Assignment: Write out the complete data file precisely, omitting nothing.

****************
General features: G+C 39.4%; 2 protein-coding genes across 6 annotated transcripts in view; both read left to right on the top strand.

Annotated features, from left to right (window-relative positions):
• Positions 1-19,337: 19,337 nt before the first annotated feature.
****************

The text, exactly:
General features: G+C 39.4%; 2 protein-coding genes across 6 annotated transcripts in view; both read left to right on the top strand.

Annotated features, from left to right (window-relative positions):
• Positions 1-19,337: 19,337 nt before the first annotated feature.